Girl’s parents win bravery award for work against online bullying

“Just two clicks and your child’s life is ruined,” said Nadya Pfister, whose 13-year-old daughter took her own life Keystone

Nadya and Candid Pfister have been awarded this year’s Prix Courage for their work against cyberbullying since the suicide of their 13-year-old daughter.

This content was published on October 31, 2020 - 13:08

The CHF15,000 ($16,350) prize for courage and bravery was presented by Swiss news magazine Beobachter on Friday.

The couple’s only daughter, Céline, took her life in August 2017 after being bullied on the Snapchat app. Two teenagers had bullied her with an intimate picture she had taken of herself. They were sentenced to a few days of community service.

Since then the Pfisters have campaigned for bullying to be liable to prosecution. A parliamentary initiative is now pending. The couple, from canton Aargau in northern Switzerland, were selected by the public through an online vote and by a six-member jury. The jury awards its points without knowing the public’s decision.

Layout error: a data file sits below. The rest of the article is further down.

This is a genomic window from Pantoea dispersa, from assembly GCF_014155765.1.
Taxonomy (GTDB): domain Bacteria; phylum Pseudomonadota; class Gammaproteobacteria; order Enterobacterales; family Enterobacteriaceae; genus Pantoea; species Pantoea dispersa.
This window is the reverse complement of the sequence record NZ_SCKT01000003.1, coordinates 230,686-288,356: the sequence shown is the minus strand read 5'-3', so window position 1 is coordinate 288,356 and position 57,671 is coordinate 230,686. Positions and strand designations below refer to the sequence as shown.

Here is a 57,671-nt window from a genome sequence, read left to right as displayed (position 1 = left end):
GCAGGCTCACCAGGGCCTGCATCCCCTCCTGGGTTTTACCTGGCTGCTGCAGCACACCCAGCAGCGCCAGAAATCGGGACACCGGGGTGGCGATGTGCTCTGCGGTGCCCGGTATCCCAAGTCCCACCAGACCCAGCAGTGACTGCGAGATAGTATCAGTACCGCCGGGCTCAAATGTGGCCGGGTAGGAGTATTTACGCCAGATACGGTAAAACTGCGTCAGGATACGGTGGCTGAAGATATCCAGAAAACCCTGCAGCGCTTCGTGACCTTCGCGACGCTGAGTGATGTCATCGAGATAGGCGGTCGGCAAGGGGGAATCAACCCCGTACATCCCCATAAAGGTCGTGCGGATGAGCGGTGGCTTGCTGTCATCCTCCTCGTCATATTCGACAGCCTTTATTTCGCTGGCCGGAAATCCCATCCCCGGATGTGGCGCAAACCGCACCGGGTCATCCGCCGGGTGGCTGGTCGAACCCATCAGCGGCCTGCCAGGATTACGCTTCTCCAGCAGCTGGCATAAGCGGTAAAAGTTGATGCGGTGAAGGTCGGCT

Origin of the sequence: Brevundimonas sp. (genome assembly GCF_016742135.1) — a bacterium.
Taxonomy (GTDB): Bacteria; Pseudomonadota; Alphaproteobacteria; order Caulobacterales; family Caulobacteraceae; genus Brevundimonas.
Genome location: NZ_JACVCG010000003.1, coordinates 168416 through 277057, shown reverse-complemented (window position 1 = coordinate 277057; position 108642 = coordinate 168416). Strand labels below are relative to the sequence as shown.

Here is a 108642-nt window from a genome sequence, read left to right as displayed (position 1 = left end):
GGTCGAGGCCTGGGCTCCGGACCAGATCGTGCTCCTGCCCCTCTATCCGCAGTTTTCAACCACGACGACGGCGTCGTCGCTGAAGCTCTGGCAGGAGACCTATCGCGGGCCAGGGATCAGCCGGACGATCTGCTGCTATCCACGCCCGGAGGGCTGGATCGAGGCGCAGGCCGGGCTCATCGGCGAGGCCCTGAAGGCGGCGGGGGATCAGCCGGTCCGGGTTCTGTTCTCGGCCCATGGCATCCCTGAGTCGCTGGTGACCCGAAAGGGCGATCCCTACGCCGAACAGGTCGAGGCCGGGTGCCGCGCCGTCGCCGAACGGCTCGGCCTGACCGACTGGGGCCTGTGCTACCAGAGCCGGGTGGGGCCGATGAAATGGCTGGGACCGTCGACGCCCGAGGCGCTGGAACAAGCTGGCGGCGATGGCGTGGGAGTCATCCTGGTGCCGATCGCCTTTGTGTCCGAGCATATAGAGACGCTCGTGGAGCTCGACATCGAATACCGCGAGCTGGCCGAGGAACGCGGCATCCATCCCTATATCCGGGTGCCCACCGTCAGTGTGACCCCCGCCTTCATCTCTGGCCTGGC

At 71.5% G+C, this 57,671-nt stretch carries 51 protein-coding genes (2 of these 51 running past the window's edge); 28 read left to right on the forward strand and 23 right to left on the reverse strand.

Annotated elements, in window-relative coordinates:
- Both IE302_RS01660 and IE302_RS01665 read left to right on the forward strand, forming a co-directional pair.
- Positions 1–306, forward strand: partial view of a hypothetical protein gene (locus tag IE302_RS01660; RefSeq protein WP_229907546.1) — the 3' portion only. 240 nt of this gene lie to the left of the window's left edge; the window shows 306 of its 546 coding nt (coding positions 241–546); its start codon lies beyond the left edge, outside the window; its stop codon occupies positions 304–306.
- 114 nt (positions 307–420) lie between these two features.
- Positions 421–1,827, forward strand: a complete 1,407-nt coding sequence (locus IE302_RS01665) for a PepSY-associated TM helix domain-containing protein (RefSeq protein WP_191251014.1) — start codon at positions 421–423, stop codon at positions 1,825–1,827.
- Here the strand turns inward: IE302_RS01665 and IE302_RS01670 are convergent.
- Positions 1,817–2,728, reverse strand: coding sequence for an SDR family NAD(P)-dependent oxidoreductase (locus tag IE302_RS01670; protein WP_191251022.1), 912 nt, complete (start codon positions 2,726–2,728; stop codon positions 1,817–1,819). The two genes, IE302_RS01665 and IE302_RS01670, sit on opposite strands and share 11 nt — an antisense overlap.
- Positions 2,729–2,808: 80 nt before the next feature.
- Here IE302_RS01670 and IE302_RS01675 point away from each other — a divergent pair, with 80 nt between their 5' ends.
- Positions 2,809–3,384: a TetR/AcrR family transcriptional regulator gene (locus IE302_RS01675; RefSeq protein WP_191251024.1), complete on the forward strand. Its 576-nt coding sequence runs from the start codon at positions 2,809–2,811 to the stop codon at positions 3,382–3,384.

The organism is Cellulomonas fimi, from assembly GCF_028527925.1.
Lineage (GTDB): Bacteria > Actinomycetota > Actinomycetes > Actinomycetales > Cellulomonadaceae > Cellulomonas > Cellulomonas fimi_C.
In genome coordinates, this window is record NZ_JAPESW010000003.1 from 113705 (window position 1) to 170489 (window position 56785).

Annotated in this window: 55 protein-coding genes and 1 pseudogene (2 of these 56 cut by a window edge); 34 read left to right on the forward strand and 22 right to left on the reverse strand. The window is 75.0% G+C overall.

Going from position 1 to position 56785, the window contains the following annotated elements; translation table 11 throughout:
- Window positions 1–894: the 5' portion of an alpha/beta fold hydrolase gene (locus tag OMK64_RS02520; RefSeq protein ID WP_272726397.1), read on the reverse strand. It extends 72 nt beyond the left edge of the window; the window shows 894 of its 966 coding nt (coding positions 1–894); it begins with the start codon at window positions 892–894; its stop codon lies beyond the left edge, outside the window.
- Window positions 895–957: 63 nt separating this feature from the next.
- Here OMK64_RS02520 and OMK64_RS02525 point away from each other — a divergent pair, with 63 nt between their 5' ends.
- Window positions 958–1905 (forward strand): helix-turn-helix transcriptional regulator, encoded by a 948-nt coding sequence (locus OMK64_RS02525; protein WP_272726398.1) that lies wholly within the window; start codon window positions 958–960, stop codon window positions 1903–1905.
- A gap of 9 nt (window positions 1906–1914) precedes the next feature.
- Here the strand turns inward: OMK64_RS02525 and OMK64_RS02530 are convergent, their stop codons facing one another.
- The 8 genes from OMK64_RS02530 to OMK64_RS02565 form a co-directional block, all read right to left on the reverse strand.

“Just two clicks and your child’s life is ruined. That’s cyberbullying,” said Nadya Pfister.

Jury president Susanne Hochuli said via video that the jury had been unanimous. She said the couple had experienced the worst that could happen to parents but had still found the energy and moral courage for their work.

Beobachter had announced earlier in the week that the Dargebotene Hand/La Main Tendue helpline (the offered hand) would receive this year’s Prix Courage Lifetime Award. For more than 60 years the non-profit group has provided advice, or just an ear, to depressed or desperate people 24 hours a day (telephone number 143).

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